How to Tell if Your Battery Is Bad in 3 Easy Steps
Having battery troubles? Yeah, we hear you. Almost everyday, we receive calls and comments about batteries that "won't hold a charge" any more. Maybe you've been in that boat before. To clear up a misconception: a battery isn't like a water bottle. You can't use up half now, and then wait and use half later. It's not a tank of electricity. Also, batteries don't "leak" power like water can. What we're dealing with is a lead acid battery in a plastic box that encases a delicate balance of chemicals which are ready to interact with each other to produce electricity when the load is applied.
If your battery is having trouble holding under load, then chances are it's a chemical issue.
How to test a battery:
Here are some ways to test your battery at home, and determine if it's bad:
1) Inspect the Battery
- Broken terminal
- Bulge or bump in the case
- Crack or rupture of the plastic
- Excessive leaking
Broken or loose terminals are dangerous and can cause a short circuit. If a short did occur, there would be some indication of burning or melting. When a battery short circuits, all the power is unloaded in an instant. That produces a lot of heat, and sometimes even causes the battery to explode.
If the battery is still intact, but there is a bulge in the case, this is usually a result of being overcharged. Other signs such as physical openings in the case are often caused by mishandling. Cracks, splits, and holes will not cause a battery to stop working, but for safety reasons the battery should be labeled unsafe to use.
With wet-cell (flooded) batteries, water levels must be maintained. If they are low, usually refilling them with distilled water will help. But, if the cells within the battery have been exposed to air for a long time, it can cause a problem. When the plates within each cell are exposed to oxygen it can rapidly dry the paste that surrounds the lead plates. When the paste has dried it creates a barrier that prevents the chemical reaction within the battery. This can also cause the sulfation that has already occurred to harden leading to a sulfated battery which is the number one cause of early battery failure. We strongly recommend checking the water levels prior to charging a wet cell battery since charging a dry battery will burn it up. If your battery has plenty of fluid in the cells, but the color is dark, or brownish, this is also an indication of a bad battery. Even if one cell is brown, it is rendered useless and therefore the entire battery is, too. Time to replace your battery!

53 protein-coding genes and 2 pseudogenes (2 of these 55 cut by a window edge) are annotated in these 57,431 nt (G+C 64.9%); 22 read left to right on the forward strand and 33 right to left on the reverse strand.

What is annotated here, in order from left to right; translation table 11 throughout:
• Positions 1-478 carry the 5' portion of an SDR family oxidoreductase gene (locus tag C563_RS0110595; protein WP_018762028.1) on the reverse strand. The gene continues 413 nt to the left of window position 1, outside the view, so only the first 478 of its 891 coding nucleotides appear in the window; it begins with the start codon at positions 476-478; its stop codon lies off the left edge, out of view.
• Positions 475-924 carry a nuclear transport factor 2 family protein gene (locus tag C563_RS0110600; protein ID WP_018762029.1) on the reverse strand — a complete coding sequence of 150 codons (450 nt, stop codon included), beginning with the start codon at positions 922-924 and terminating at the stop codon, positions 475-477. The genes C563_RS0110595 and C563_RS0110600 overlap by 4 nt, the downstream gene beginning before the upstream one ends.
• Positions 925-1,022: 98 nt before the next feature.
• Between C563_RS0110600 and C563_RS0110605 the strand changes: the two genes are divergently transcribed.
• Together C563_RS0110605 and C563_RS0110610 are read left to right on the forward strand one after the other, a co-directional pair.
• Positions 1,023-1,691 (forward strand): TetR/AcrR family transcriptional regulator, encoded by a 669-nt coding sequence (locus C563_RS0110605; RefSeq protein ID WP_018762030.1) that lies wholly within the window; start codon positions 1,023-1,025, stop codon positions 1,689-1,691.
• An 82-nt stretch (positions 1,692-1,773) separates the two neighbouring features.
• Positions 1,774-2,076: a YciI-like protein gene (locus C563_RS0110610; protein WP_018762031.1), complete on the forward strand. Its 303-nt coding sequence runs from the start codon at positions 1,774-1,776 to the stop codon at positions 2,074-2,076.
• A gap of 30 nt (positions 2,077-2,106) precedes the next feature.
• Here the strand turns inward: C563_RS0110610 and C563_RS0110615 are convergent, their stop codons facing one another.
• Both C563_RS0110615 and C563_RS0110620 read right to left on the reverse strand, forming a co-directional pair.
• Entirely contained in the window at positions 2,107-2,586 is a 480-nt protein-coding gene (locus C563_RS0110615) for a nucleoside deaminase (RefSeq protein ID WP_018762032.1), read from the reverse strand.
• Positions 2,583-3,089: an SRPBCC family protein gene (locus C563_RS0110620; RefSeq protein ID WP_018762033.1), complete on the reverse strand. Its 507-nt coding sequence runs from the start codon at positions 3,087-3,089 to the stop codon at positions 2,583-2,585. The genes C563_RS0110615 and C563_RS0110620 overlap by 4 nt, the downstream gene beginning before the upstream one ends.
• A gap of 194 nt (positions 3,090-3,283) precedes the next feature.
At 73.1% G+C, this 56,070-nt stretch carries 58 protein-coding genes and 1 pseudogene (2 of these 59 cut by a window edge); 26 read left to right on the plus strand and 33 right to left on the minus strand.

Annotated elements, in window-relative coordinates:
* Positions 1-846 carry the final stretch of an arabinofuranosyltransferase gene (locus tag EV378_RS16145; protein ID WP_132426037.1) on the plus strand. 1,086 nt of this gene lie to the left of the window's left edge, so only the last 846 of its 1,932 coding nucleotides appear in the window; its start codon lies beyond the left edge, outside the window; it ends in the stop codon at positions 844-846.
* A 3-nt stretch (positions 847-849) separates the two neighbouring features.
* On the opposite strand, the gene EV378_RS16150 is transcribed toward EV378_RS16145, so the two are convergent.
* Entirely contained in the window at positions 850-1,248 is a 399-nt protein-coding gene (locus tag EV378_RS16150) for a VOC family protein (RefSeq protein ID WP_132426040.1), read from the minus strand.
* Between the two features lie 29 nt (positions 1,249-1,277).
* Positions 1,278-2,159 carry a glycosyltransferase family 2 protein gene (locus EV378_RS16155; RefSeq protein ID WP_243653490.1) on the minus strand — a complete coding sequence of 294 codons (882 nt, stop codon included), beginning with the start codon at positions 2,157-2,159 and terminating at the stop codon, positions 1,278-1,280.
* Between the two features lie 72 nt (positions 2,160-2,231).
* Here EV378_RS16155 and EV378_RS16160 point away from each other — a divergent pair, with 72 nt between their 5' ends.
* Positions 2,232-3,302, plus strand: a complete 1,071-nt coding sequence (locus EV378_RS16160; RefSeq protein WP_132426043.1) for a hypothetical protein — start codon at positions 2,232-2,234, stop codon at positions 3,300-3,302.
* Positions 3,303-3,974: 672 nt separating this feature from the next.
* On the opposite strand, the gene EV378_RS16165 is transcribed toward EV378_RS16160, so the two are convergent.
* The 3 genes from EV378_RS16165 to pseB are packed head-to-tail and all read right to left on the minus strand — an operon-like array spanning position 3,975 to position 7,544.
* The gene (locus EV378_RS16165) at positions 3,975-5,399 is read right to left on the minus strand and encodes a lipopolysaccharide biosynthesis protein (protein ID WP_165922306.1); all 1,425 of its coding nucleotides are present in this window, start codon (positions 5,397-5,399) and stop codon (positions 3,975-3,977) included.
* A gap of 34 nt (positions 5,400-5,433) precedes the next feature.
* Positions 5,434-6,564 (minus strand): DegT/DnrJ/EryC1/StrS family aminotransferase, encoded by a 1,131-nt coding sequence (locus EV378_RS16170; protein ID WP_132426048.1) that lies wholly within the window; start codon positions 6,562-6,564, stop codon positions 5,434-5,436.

2) Take a Voltage Reading
The voltage of a battery is a good way to determine the state of charge. Here's a handy table with the breakdown:
|State of Charge||Voltage|
|100%||12.7 - 13.2|
|Discharged||0 - 11.6|
If your battery is:
- Reading 0 volts, chances are the battery experienced a short circuit
- Cannot reach higher than 10.5 volts when being charged, then the battery has a dead cell
- Fully charged (according to the battery charger) but the voltage is 12.4 or less, the battery is sulfated
Sulfation is the natural byproduct when the battery discharges. Naturally, re-charging the battery will reverse the sulfation crystals and turn it back into electrolyte, ready to produce power again. But if a battery sat, uncharged, severely discharged, and/or drained for extended periods of time, the sulfation will increase in size and harden onto the plates. This covers the surface area of the plates, removing the chemicals needed to produce power.
Sulfation decreases the potential to reach a full charge, and it self-discharges the battery quicker than normal. Charging a sulfated battery is like trying to wash your hands while wearing gloves. At this point, charging alone will not restore the battery to a healthy condition. The majority of replacement battery purchases occur when the original battery has reached this point.